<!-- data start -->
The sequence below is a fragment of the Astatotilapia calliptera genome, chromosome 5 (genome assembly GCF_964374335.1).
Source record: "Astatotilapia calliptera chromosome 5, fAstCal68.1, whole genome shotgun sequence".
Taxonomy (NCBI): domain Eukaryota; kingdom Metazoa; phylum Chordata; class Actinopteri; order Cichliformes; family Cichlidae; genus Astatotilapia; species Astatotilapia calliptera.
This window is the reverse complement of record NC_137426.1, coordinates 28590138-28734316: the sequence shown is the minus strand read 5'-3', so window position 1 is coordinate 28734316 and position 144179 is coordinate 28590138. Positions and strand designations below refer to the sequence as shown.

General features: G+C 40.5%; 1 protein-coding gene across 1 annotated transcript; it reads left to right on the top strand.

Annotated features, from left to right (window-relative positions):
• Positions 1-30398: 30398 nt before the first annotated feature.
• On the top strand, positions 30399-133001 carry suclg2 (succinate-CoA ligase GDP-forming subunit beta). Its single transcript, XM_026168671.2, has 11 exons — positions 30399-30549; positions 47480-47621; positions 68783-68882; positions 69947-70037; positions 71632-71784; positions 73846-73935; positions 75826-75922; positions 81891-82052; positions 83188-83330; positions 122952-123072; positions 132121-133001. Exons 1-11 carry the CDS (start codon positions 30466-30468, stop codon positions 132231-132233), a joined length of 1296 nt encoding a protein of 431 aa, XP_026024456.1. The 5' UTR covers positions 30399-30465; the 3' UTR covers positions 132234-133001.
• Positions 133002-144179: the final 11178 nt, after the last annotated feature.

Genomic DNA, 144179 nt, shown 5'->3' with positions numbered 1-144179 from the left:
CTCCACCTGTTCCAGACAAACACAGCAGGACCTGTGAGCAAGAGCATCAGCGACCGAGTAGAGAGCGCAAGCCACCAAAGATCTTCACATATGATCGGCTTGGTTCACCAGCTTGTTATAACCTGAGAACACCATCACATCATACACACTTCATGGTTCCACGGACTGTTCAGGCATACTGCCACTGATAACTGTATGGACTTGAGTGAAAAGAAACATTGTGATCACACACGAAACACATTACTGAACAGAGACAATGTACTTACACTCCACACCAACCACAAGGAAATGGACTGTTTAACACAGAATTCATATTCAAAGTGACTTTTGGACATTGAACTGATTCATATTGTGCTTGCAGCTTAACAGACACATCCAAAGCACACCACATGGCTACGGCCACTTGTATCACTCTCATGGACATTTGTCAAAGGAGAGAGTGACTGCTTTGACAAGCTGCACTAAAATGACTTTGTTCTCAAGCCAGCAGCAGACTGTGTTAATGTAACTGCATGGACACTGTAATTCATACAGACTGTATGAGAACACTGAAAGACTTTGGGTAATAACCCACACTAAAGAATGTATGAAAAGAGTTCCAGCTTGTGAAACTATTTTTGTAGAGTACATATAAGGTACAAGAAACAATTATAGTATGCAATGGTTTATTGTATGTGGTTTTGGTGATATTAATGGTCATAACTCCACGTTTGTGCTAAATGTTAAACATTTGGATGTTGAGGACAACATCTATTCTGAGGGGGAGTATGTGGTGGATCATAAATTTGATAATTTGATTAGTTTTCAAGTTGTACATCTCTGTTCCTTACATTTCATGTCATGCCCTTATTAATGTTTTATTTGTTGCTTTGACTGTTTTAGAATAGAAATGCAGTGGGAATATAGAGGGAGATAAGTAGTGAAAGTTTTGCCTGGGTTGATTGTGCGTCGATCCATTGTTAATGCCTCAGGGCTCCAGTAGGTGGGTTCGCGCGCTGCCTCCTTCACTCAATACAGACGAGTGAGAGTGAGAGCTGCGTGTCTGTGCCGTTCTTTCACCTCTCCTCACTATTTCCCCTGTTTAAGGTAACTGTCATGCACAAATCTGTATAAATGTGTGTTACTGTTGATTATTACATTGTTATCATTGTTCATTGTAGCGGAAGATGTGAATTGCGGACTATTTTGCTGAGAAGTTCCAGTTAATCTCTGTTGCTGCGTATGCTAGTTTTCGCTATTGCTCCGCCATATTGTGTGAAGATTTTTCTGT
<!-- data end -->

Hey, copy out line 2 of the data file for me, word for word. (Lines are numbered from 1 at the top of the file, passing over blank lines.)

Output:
Source record: "Astatotilapia calliptera chromosome 5, fAstCal68.1, whole genome shotgun sequence".